Senators Diane Feinstein (D-CA) and Susan Collins (R-ME) have introduced the same legislation in the Senate as S. 349. Senators Barbara Boxer (D-CA), Ernest Hollings (D-SC), and Jim Jeffords (I-VT) are the latest to sign on to the Senate bill, bringing the total number of cosponsors to 17.
The GPO penalizes individuals who have dedicated their lives to public service, often at substantial financial sacrifice. Nationwide, more than one-third of teachers and education employees, and more than one-fifth of other public employees, are not covered by Social Security, and are, therefore, subject to the Government Pension Offset. These individuals lose benefits earned by their spouses -- benefits they counted on in planning their retirement.
Offset has harshest impact on those who can least afford loss
The Government Pension Offset (GPO) reduces public employees' Social Security spousal or survivor benefits by two-thirds of their public pension. Estimates indicate that 9 out of 10 public employees affected by the GPO lose their entire spousal benefit, even though their deceased spouse paid Social Security taxes for many years. Moreover, these estimates do not include those public employees or retirees who never applied for spousal benefits because they were informed they were ineligible.
The offset has the harshest impact on those who can least afford the loss: lower-income women. Ironically, those impacted have less money to spend in their local economy, and sometimes have to turn to expensive government programs like food stamps to make ends meet.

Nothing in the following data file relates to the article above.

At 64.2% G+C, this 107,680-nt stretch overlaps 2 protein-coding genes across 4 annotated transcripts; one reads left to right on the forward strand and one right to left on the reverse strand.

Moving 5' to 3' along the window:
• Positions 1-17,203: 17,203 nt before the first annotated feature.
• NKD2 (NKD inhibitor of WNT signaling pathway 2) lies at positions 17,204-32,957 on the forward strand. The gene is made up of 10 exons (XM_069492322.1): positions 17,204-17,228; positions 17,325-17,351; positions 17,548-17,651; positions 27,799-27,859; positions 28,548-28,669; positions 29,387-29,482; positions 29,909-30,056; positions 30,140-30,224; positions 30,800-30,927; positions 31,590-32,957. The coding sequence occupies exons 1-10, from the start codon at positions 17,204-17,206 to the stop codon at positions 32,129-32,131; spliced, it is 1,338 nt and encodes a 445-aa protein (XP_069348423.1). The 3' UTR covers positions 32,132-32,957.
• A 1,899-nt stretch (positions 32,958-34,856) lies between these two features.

In congressional testimony, NEA offered these real life examples of how the GPO impacts education and other public employees:
Stella, an NEA member, worked for over 20 years in the Colorado public school system as a teacher's aide. She receives a monthly pension of $637. Her husband worked in the private sector, paying into Social Security for 50 years. After her husband's death, Stella expected to receive $520 a month in survivor benefits. However, the GPO reduced Stella's survivor benefits by 2/3 of her public pension. As a result, Stella only receives $96 a month in Social Security. Her total monthly income is $733, instead of the $1157 she would have gotten if not for the GPO.
NEA member Martha began working as a teacher in Texas in 1978. Martha's husband worked in the private sector and paid into Social Security. Based on his earnings, Martha should have been eligible for $970 in widow's benefits. However, Martha has also been told that, should she outlive her spouse, her widow's benefits would be reduced by 2/3 of her public pension, or by $949 a month. Therefore, her $970 benefit would be reduced to only $21 a month.
WEP can take away up to 60% of earned benefits
NEA's congressional testimony went on to explain that the Windfall Elimination Provision (WEP) reduces the earned Social Security benefits of an individual who also receives a public pension from a job not covered by Social Security. While the amount of reduction depends on when the person retires and how many years of earnings he or she has accumulated, many public employees can lose up to 60 percent of the Social Security benefits they earned in other jobs.
NEA member Bob worked for many years in Oklahoma in jobs covered by Social Security before moving to California and becoming a teacher. He was informed by the Social Security Administration that he would receive approximately $360 a month based on his earlier earnings in the private sector. However, when he retired, Bob discovered his Social Security benefit was reduced to $172 a month because of the WEP. Bob calculates he loses $2,196 a year, because of the WEP and has already lost nearly $11,000 in total.